Phillies Pitching Vs Rays Batting

Chris ReisContributor IOctober 21, 2008

Heading into this season there were plenty of questions about the Phillies '08 pitching staff.

Would Cole Hamels be able to have another stellar season like last year and can the 45 year old Jamie Moyer hold up after pitching in the league for so long?

These questions, and the one of whether or not Brett Myers would be able to go back to the starting role mid-season, were all answered with fairly good outcomes.

Cole Hamels didn't have the stellar season he had last year, but still won 14 games and only lost 10 -- due to not much run support.

Jamie Moyer was the leader in wins this year for the Phils and, although shaky at times, Brett Myers proved to be a solid starter. Also, right before the trade deadline the Phillies acquired inning eater Joe Blanton, who still has not recorded a loss as a Phillie.

All of this said, these pitchers are not the best arsenal of starting pitching in the league. However, as of late, they are proving to be quite reliable heading into and even during this postseason.

Cole Hamels, who was named the NLCS MVP, has been proving to people all over the league again and again that he can be the go-to pitcher in the playoffs (and come up with big wins as he is 3-0 this postseason).

Brett Myers has been solid the whole time. Even with a rather high ERA of 5.25, he is still 2-0 with the Phillies being able to put runs up on the board behind him.

Blanton has surprised many by being 1-0 so far, having walked only four batters and struck out eleven in his eleven innings of work in the postseason.

The only weak spot, this postseason, has been the old timer Jamie Moyer.

He was worried to be a weakness going into the playoffs because of his low velocity and virtually non-existent fast ball that travels slower than many big league change-ups.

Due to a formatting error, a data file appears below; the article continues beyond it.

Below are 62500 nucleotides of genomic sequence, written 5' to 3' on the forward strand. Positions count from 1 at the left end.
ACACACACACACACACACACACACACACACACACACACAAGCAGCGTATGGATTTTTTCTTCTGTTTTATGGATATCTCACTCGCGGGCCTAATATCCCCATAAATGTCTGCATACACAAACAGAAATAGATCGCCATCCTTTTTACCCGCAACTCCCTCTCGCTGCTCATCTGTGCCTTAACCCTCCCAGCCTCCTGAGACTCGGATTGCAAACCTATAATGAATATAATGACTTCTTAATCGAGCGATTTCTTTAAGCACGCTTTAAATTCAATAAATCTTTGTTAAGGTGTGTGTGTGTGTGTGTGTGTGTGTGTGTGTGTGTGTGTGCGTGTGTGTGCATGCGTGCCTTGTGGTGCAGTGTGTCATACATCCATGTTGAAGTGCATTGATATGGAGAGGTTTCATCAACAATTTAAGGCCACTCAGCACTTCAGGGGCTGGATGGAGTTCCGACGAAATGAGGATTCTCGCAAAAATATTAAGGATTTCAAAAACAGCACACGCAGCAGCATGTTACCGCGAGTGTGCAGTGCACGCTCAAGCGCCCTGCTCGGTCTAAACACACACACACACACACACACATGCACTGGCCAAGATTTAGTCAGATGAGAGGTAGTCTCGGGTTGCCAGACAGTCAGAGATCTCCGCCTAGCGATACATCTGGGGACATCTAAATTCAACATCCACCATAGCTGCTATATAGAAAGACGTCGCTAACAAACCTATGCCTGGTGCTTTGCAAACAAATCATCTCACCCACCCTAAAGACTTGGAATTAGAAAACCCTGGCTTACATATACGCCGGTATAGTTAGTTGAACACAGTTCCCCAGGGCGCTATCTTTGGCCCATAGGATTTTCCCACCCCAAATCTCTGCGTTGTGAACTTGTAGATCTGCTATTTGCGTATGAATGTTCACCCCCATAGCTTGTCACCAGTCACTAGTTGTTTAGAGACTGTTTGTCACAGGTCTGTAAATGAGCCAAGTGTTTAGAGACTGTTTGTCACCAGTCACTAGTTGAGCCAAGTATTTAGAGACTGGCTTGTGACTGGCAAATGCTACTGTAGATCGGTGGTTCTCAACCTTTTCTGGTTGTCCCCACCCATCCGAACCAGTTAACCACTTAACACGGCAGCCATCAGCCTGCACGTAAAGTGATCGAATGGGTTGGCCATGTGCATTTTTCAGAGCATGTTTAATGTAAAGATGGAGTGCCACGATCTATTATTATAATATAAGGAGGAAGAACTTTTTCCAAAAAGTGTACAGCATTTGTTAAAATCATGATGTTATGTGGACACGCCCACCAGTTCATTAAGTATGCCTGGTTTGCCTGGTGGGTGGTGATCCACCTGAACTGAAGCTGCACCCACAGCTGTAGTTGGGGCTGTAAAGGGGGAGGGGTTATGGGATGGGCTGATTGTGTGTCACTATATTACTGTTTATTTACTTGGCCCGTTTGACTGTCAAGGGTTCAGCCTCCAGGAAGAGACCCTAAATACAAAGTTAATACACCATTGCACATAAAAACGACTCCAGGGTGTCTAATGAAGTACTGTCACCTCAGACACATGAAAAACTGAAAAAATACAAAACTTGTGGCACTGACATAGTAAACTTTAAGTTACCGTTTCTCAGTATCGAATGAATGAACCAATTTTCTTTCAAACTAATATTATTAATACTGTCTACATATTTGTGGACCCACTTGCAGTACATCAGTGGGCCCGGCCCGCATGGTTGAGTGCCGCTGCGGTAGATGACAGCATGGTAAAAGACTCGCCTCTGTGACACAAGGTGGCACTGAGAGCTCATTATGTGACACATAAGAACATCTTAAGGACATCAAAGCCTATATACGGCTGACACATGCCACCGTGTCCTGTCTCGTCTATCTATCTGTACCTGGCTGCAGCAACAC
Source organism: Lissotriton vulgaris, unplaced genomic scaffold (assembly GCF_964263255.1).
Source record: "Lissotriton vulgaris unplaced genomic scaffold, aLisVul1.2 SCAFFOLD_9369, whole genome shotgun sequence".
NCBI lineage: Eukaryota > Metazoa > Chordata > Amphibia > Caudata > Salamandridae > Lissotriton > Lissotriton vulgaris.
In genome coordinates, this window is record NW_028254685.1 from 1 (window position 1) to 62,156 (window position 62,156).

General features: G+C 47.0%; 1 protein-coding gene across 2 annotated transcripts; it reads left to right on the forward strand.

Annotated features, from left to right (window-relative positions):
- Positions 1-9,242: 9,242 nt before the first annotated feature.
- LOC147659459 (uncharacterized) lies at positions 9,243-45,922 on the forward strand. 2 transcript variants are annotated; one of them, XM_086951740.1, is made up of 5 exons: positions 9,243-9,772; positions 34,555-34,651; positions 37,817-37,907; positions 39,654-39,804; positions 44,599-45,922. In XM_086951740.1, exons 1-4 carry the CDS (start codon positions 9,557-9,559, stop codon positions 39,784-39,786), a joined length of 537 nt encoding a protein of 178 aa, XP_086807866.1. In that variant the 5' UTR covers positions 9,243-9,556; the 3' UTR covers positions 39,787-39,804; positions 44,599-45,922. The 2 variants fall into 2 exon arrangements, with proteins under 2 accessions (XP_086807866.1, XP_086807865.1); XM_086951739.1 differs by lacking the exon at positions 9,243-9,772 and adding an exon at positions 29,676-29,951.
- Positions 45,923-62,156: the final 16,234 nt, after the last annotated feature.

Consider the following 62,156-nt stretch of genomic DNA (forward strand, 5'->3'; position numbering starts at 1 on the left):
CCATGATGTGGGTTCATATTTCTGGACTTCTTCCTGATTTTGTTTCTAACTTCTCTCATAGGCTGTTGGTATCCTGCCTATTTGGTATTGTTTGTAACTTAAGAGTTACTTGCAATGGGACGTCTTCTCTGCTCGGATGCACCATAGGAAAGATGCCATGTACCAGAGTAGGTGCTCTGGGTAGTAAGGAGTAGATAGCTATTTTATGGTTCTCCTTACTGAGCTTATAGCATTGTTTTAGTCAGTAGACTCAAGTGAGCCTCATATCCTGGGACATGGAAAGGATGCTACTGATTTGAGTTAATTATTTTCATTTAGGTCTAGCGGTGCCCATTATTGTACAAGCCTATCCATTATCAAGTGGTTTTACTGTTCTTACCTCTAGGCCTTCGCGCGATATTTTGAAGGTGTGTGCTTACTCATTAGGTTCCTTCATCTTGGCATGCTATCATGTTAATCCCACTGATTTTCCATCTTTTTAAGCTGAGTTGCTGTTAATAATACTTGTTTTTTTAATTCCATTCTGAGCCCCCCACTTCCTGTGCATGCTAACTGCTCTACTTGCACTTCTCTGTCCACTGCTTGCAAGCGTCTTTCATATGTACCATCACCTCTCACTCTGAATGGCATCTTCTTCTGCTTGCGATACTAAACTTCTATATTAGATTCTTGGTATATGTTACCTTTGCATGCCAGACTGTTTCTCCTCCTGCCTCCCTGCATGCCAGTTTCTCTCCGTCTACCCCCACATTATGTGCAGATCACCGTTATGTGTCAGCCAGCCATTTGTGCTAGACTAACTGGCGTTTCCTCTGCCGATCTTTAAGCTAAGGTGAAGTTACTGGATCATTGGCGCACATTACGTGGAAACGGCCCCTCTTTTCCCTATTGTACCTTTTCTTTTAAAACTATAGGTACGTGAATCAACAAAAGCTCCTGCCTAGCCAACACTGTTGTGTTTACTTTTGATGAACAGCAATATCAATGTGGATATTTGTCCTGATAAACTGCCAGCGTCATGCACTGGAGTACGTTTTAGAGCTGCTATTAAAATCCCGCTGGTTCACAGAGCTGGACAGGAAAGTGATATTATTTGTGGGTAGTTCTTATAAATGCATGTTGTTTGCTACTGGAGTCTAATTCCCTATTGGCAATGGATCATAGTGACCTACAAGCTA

The Phils have lost two games thus far this post season and in both of them, Moyer has been the starter.

In his first start, he was only able to last four innings in the Phillies game three loss to the Brewers. And, in his second, he shortened that by only going 1 1/3 innings.

His ERA is absolutely terrible right now at 13.5. He has given up more runs in five total innings than Blanton and Hamels have combined to give up in a total of 33 innings.

That's just the short list of problems right now for Moyer.

Surprisingly worse at Citizens Bank Park (where he was only able to win six of his sixteen starts as opposed to winning ten starts on the road), Moyer is slated to start game three of the World Series in Philly.

Now comes the final test for these Phillies pitchers, the World Series.

Awaiting them is a hot-hitting Tampa Bay Rays team, who has the young talent to turn a 5 point deficit into a lead with just a few swings of the bat.

This team has hitting talent all over the lineup and give any pitcher a challenge at all times.

These two teams have not played since spring training, so other than that they are new to each other in the '08 season. So, it will be interesting to see how the pitchers and batters will prepare for each other.

The Rays, this postseason, have been on fire batting with four players batting over .300 and two players with 10 RBI's or more.

Longoria is showing the league that he is the clear Rookie of the Year and is playing at a level far better than many players dream to play in the playoffs.

The team as a whole comes in with very little pressure. They already have done enough, in many peoples minds, as they have already won over 70 games for the first time in their teams history. Not to mention a game seven win over the Boston Red Sox.

Playing against this hot of a team will be a tough task for these Phillies starting pitchers.

For them to have a chance of winning the whole thing, each pitcher is going to have to go deep into the games. Having to bring in a reliever in the second or third inning is unacceptable and they can't afford to use five or six pitchers just for one game.